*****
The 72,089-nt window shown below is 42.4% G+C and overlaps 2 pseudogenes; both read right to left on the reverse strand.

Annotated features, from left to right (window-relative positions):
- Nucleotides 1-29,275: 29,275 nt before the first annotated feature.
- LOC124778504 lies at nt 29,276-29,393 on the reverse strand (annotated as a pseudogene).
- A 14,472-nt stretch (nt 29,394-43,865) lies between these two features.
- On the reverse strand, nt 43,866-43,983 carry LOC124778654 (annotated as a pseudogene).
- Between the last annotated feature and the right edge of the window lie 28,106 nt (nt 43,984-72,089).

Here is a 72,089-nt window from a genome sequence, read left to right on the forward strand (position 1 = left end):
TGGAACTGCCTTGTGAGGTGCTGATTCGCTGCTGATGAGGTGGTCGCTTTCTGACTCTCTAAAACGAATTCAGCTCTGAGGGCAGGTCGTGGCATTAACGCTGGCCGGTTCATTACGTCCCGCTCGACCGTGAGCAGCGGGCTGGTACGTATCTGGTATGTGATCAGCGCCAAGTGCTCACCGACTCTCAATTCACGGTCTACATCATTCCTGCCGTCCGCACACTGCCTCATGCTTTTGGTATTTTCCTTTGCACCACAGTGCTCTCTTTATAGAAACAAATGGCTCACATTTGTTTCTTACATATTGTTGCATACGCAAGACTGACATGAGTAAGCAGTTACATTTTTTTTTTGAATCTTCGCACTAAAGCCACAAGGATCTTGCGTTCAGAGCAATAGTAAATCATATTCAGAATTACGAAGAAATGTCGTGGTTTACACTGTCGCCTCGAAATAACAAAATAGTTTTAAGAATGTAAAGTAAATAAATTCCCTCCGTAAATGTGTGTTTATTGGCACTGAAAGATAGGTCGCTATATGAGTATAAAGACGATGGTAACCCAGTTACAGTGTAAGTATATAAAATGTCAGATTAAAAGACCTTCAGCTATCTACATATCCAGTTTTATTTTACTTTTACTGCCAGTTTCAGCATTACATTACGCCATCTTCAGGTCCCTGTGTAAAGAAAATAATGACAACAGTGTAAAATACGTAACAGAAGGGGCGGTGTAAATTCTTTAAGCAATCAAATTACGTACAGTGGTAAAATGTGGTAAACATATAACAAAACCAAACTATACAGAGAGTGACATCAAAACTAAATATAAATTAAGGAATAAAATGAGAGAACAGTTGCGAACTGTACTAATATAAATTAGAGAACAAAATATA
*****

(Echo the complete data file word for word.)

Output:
The 72,089-nt window shown below is 42.4% G+C and overlaps 2 pseudogenes; both read right to left on the reverse strand.

Annotated features, from left to right (window-relative positions):
- Nucleotides 1-29,275: 29,275 nt before the first annotated feature.
- LOC124778504 lies at nt 29,276-29,393 on the reverse strand (annotated as a pseudogene).
- A 14,472-nt stretch (nt 29,394-43,865) lies between these two features.
- On the reverse strand, nt 43,866-43,983 carry LOC124778654 (annotated as a pseudogene).
- Between the last annotated feature and the right edge of the window lie 28,106 nt (nt 43,984-72,089).

Here is a 72,089-nt window from a genome sequence, read left to right on the forward strand (position 1 = left end):
TGGAACTGCCTTGTGAGGTGCTGATTCGCTGCTGATGAGGTGGTCGCTTTCTGACTCTCTAAAACGAATTCAGCTCTGAGGGCAGGTCGTGGCATTAACGCTGGCCGGTTCATTACGTCCCGCTCGACCGTGAGCAGCGGGCTGGTACGTATCTGGTATGTGATCAGCGCCAAGTGCTCACCGACTCTCAATTCACGGTCTACATCATTCCTGCCGTCCGCACACTGCCTCATGCTTTTGGTATTTTCCTTTGCACCACAGTGCTCTCTTTATAGAAACAAATGGCTCACATTTGTTTCTTACATATTGTTGCATACGCAAGACTGACATGAGTAAGCAGTTACATTTTTTTTTTGAATCTTCGCACTAAAGCCACAAGGATCTTGCGTTCAGAGCAATAGTAAATCATATTCAGAATTACGAAGAAATGTCGTGGTTTACACTGTCGCCTCGAAATAACAAAATAGTTTTAAGAATGTAAAGTAAATAAATTCCCTCCGTAAATGTGTGTTTATTGGCACTGAAAGATAGGTCGCTATATGAGTATAAAGACGATGGTAACCCAGTTACAGTGTAAGTATATAAAATGTCAGATTAAAAGACCTTCAGCTATCTACATATCCAGTTTTATTTTACTTTTACTGCCAGTTTCAGCATTACATTACGCCATCTTCAGGTCCCTGTGTAAAGAAAATAATGACAACAGTGTAAAATACGTAACAGAAGGGGCGGTGTAAATTCTTTAAGCAATCAAATTACGTACAGTGGTAAAATGTGGTAAACATATAACAAAACCAAACTATACAGAGAGTGACATCAAAACTAAATATAAATTAAGGAATAAAATGAGAGAACAGTTGCGAACTGTACTAATATAAATTAGAGAACAAAATATA